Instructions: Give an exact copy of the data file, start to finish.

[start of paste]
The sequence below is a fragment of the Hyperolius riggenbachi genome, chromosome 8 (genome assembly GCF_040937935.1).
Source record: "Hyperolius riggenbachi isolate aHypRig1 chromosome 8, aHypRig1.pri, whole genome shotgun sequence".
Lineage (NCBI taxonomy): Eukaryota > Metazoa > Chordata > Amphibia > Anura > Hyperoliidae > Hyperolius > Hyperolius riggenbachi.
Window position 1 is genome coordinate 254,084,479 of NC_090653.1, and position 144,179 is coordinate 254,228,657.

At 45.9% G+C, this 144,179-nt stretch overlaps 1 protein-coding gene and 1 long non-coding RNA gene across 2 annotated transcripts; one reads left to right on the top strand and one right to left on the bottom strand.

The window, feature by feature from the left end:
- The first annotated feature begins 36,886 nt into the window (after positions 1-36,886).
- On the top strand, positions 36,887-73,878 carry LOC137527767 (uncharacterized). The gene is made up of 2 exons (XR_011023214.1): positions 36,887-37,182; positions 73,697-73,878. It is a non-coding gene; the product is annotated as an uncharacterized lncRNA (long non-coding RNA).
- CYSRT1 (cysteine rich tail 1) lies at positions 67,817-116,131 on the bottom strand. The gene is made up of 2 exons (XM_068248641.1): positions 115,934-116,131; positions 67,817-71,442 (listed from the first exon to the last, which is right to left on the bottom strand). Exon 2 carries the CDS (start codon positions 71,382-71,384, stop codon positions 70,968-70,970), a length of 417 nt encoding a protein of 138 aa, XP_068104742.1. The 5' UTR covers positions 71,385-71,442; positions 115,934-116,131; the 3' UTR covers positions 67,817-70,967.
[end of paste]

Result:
The sequence below is a fragment of the Hyperolius riggenbachi genome, chromosome 8 (genome assembly GCF_040937935.1).
Source record: "Hyperolius riggenbachi isolate aHypRig1 chromosome 8, aHypRig1.pri, whole genome shotgun sequence".
Lineage (NCBI taxonomy): Eukaryota > Metazoa > Chordata > Amphibia > Anura > Hyperoliidae > Hyperolius > Hyperolius riggenbachi.
Window position 1 is genome coordinate 254,084,479 of NC_090653.1, and position 144,179 is coordinate 254,228,657.

At 45.9% G+C, this 144,179-nt stretch overlaps 1 protein-coding gene and 1 long non-coding RNA gene across 2 annotated transcripts; one reads left to right on the top strand and one right to left on the bottom strand.

The window, feature by feature from the left end:
- The first annotated feature begins 36,886 nt into the window (after positions 1-36,886).
- On the top strand, positions 36,887-73,878 carry LOC137527767 (uncharacterized). The gene is made up of 2 exons (XR_011023214.1): positions 36,887-37,182; positions 73,697-73,878. It is a non-coding gene; the product is annotated as an uncharacterized lncRNA (long non-coding RNA).
- CYSRT1 (cysteine rich tail 1) lies at positions 67,817-116,131 on the bottom strand. The gene is made up of 2 exons (XM_068248641.1): positions 115,934-116,131; positions 67,817-71,442 (listed from the first exon to the last, which is right to left on the bottom strand). Exon 2 carries the CDS (start codon positions 71,382-71,384, stop codon positions 70,968-70,970), a length of 417 nt encoding a protein of 138 aa, XP_068104742.1. The 5' UTR covers positions 71,385-71,442; positions 115,934-116,131; the 3' UTR covers positions 67,817-70,967.